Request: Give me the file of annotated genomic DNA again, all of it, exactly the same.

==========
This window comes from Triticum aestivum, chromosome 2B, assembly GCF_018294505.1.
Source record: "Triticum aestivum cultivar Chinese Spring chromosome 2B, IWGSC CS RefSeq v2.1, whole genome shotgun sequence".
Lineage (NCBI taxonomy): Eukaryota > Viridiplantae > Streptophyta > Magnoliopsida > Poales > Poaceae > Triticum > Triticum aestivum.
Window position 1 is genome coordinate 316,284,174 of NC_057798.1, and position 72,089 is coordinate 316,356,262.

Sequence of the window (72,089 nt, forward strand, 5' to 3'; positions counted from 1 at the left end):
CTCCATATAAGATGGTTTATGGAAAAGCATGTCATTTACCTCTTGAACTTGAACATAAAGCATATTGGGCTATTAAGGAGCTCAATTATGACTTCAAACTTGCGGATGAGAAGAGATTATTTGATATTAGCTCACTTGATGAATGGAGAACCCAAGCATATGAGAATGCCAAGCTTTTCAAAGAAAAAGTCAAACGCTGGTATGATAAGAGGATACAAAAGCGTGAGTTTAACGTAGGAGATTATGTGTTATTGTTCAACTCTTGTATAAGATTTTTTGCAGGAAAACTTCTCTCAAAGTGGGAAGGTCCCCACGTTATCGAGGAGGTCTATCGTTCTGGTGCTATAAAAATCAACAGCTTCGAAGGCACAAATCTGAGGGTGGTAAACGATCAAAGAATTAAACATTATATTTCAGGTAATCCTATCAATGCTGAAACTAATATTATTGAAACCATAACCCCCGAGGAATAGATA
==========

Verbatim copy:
This window comes from Triticum aestivum, chromosome 2B, assembly GCF_018294505.1.
Source record: "Triticum aestivum cultivar Chinese Spring chromosome 2B, IWGSC CS RefSeq v2.1, whole genome shotgun sequence".
Lineage (NCBI taxonomy): Eukaryota > Viridiplantae > Streptophyta > Magnoliopsida > Poales > Poaceae > Triticum > Triticum aestivum.
Window position 1 is genome coordinate 316,284,174 of NC_057798.1, and position 72,089 is coordinate 316,356,262.

Sequence of the window (72,089 nt, forward strand, 5' to 3'; positions counted from 1 at the left end):
CTCCATATAAGATGGTTTATGGAAAAGCATGTCATTTACCTCTTGAACTTGAACATAAAGCATATTGGGCTATTAAGGAGCTCAATTATGACTTCAAACTTGCGGATGAGAAGAGATTATTTGATATTAGCTCACTTGATGAATGGAGAACCCAAGCATATGAGAATGCCAAGCTTTTCAAAGAAAAAGTCAAACGCTGGTATGATAAGAGGATACAAAAGCGTGAGTTTAACGTAGGAGATTATGTGTTATTGTTCAACTCTTGTATAAGATTTTTTGCAGGAAAACTTCTCTCAAAGTGGGAAGGTCCCCACGTTATCGAGGAGGTCTATCGTTCTGGTGCTATAAAAATCAACAGCTTCGAAGGCACAAATCTGAGGGTGGTAAACGATCAAAGAATTAAACATTATATTTCAGGTAATCCTATCAATGCTGAAACTAATATTATTGAAACCATAACCCCCGAGGAATAGATA